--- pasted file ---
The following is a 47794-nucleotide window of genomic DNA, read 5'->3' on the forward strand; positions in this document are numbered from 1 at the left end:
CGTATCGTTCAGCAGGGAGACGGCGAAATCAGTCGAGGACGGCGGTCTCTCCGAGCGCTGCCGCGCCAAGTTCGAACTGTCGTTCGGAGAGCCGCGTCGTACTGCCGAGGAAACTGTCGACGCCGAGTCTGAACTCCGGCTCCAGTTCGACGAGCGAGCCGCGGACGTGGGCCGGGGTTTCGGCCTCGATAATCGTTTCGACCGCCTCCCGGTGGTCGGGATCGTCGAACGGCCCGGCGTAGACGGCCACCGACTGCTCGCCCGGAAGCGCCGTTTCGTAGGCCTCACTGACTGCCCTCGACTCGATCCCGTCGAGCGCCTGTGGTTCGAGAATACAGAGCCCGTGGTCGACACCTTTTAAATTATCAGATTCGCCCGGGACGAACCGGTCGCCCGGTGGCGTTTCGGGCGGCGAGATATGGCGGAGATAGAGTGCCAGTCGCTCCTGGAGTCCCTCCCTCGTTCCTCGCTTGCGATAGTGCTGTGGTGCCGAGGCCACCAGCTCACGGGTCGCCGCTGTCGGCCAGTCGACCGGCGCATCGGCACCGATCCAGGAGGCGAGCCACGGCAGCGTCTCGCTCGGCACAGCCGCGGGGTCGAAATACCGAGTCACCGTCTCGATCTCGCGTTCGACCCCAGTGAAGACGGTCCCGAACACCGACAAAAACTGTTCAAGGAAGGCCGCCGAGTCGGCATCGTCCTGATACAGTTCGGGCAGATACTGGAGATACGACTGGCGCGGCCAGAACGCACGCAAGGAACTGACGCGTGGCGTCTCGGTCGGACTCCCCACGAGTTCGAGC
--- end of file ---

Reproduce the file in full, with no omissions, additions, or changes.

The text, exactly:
The following is a 47794-nucleotide window of genomic DNA, read 5'->3' on the forward strand; positions in this document are numbered from 1 at the left end:
CGTATCGTTCAGCAGGGAGACGGCGAAATCAGTCGAGGACGGCGGTCTCTCCGAGCGCTGCCGCGCCAAGTTCGAACTGTCGTTCGGAGAGCCGCGTCGTACTGCCGAGGAAACTGTCGACGCCGAGTCTGAACTCCGGCTCCAGTTCGACGAGCGAGCCGCGGACGTGGGCCGGGGTTTCGGCCTCGATAATCGTTTCGACCGCCTCCCGGTGGTCGGGATCGTCGAACGGCCCGGCGTAGACGGCCACCGACTGCTCGCCCGGAAGCGCCGTTTCGTAGGCCTCACTGACTGCCCTCGACTCGATCCCGTCGAGCGCCTGTGGTTCGAGAATACAGAGCCCGTGGTCGACACCTTTTAAATTATCAGATTCGCCCGGGACGAACCGGTCGCCCGGTGGCGTTTCGGGCGGCGAGATATGGCGGAGATAGAGTGCCAGTCGCTCCTGGAGTCCCTCCCTCGTTCCTCGCTTGCGATAGTGCTGTGGTGCCGAGGCCACCAGCTCACGGGTCGCCGCTGTCGGCCAGTCGACCGGCGCATCGGCACCGATCCAGGAGGCGAGCCACGGCAGCGTCTCGCTCGGCACAGCCGCGGGGTCGAAATACCGAGTCACCGTCTCGATCTCGCGTTCGACCCCAGTGAAGACGGTCCCGAACACCGACAAAAACTGTTCAAGGAAGGCCGCCGAGTCGGCATCGTCCTGATACAGTTCGGGCAGATACTGGAGATACGACTGGCGCGGCCAGAACGCACGCAAGGAACTGACGCGTGGCGTCTCGGTCGGACTCCCCACGAGTTCGAGC